Rare Objects: A Novel by Kathleen Tessaro. Harper| April 2016| 378 pages | $25.99| ISBN: 978-0-06-235754-0
Set in 1932 Depression-era Boston, this novel wonderfully sets the scene for first generation Irish immigrant Maeve Fanning who recently moved back from New York after some struggles and setbacks. She’s living with her widowed mother, a rather strict Irish Catholic. The young woman straddles between her cloistered upbringing and her true desires. She wants to be independent and not married and pregnant like many of her peers. Here’s a scene in the small apartment: “Next to that, displayed on the dresser shelves, were my mother’s most precious possessions: a photograph of Pope Pius XL, a picture of Charles Stewart Parnell of the Irish Nationalist Party, and in the center of this unlikely partnership, a small wooden crucifix. Below, my framed diploma from the Katharine Gibbs Secretarial School took up the entire shelf.”
While in New York, Maeve struggled to find her place and find her identity. She couldn’t find a secretarial position as expected and worked in an unsavory club as a taxi dancer. She felt: “My life was full of cracks, ever-widening gaps between the person I wanted to be and the person I was. When I first came to this city, they used to be small enough to laugh off or ignore. But over the past year they’d grown wider, deeper. I’d fallen in one again last night.” While institutionalized she meets an intriguing, troubled young woman who seems out of place and also remarkably similar in attitude. Both women wanted freedom and the ability to shun convention.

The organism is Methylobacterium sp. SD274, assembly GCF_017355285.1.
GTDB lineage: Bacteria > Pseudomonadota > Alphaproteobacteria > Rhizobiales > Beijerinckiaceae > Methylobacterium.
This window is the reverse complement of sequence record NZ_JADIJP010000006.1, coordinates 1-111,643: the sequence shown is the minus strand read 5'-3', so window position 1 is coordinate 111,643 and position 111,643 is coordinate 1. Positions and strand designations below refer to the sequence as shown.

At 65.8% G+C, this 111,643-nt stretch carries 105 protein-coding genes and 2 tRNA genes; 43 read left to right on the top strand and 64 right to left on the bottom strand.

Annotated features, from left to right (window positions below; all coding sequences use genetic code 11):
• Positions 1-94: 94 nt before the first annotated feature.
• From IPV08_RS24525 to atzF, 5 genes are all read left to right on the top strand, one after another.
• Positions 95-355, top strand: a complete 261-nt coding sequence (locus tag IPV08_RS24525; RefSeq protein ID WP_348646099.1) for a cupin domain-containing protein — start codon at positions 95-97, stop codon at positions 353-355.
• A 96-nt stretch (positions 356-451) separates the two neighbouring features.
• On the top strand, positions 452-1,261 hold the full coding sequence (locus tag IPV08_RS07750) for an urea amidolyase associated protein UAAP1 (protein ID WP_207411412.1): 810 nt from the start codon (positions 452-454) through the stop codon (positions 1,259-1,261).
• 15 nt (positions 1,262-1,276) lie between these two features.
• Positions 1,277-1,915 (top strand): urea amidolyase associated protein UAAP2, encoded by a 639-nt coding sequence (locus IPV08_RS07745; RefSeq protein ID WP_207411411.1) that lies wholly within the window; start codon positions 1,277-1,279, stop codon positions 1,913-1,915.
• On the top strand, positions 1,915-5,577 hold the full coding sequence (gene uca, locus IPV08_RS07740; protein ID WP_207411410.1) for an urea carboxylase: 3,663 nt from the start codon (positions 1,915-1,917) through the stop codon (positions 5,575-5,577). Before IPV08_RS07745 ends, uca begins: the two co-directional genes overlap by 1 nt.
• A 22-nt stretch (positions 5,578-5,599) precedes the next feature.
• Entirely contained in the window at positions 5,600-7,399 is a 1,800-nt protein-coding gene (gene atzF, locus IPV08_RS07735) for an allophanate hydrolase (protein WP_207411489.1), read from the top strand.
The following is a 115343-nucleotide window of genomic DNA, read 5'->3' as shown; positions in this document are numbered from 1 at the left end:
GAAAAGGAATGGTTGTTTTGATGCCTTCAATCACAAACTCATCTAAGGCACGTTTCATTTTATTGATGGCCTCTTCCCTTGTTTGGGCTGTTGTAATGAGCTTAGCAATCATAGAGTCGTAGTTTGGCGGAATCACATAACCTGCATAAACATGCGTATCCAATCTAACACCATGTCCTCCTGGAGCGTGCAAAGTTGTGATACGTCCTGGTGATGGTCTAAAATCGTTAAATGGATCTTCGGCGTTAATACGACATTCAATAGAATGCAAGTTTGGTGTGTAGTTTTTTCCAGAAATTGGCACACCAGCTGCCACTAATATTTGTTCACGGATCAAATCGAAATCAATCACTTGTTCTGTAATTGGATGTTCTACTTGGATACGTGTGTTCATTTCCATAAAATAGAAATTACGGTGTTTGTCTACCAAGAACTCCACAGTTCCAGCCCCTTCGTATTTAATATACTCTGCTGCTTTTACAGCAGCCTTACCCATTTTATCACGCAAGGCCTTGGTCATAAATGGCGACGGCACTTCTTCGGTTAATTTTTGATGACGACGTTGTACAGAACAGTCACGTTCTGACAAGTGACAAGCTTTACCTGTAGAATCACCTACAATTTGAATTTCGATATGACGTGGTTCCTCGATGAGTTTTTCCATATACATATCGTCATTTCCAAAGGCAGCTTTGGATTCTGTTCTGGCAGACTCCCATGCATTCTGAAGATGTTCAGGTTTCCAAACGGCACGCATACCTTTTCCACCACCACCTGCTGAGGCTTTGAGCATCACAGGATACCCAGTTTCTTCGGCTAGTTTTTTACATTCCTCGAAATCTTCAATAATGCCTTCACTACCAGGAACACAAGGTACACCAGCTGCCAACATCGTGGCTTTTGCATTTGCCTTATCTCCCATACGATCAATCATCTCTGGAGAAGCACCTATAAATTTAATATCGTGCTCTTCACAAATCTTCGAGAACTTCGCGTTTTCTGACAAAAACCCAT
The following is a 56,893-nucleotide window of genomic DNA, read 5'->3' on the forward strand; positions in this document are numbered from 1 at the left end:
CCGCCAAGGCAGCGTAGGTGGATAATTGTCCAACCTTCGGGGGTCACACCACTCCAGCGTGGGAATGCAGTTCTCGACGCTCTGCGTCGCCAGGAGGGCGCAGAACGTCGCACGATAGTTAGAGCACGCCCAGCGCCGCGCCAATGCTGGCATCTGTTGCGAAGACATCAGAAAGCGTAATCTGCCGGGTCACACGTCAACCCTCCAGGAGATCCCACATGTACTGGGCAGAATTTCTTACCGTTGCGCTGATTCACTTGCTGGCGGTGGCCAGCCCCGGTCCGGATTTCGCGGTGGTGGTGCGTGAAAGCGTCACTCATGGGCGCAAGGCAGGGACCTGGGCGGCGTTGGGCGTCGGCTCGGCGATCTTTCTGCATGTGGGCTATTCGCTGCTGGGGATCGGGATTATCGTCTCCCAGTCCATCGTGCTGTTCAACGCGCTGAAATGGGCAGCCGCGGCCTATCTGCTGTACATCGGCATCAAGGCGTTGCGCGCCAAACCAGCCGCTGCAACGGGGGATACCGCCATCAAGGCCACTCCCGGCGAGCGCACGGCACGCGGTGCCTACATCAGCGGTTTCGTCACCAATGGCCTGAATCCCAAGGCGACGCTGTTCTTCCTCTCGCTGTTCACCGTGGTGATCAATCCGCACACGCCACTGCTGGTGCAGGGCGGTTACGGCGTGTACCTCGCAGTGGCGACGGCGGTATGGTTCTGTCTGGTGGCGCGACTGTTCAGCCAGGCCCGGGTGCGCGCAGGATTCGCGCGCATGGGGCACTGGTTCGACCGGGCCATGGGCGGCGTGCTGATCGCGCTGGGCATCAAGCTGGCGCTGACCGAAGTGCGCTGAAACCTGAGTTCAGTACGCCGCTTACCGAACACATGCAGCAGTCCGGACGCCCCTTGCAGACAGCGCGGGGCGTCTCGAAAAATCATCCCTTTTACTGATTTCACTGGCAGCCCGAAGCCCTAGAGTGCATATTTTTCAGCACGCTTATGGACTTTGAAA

Back in Boston, the fiery redhead dyes her hair blonde, calls herself May and lands an assistant position at an antiques shop that caters to Boston’s wealthy elite. She’s working for a retired anthropology professor and a mysterious English archeologist who travels most of the time but corresponds with the young assistant in enigmatic, clue-filled letters. These moments in the shop working with these two brilliant and strange men fill pages with adventure, treasures and wit. Add to that Maeve’s adventures with the aristocracy and it’s an unforgettable, enchanting read.
While delivering a purchase to a wealthy family, she meets lovely socialite Diana Van der Laar who she recognizes as the same young woman she met in the hospital. Diana takes an interest in Maeve and introduces her to high society as well as some dangerous situations. The two become rather inseparable at parties and events, Maeve blending in among the Boston Brahmin. In the beginning it’s glamorous fun. But soon: “The Diana I knew was a hard-drinking, rebellious prankster who had practically blackmailed me into being her friend. But to the outside world she was an elegant, accomplished society beauty with admirable philanthropic ambitions.” Dark secrets and betrayal extend beyond that idyllic façade. Maeve finds herself caught up in the deceit until she gains confidence to realize what appears perfect may not be the life that she wants. However it’s this symbiotic relationship that she finds difficult to relinquish: “There was sanity in our madness together that I couldn’t find with anyone else. So I ended up walking away. I needed her, apparently more than she needed me. But it was her refusal to even acknowledge me, her complete and utter disregard, that wounded me the most.”
Author Kathleen Tessaro adeptly describes both the immigrant North End and wealthy mansions with vivid detail. Superb writing and research merge to tell this wonderful story. Rare Objects is a page-turner about class, friendship and the things and people we value most.
–review by Amy Steele
FTC Disclosure: I received this book for review from Harper Collins.
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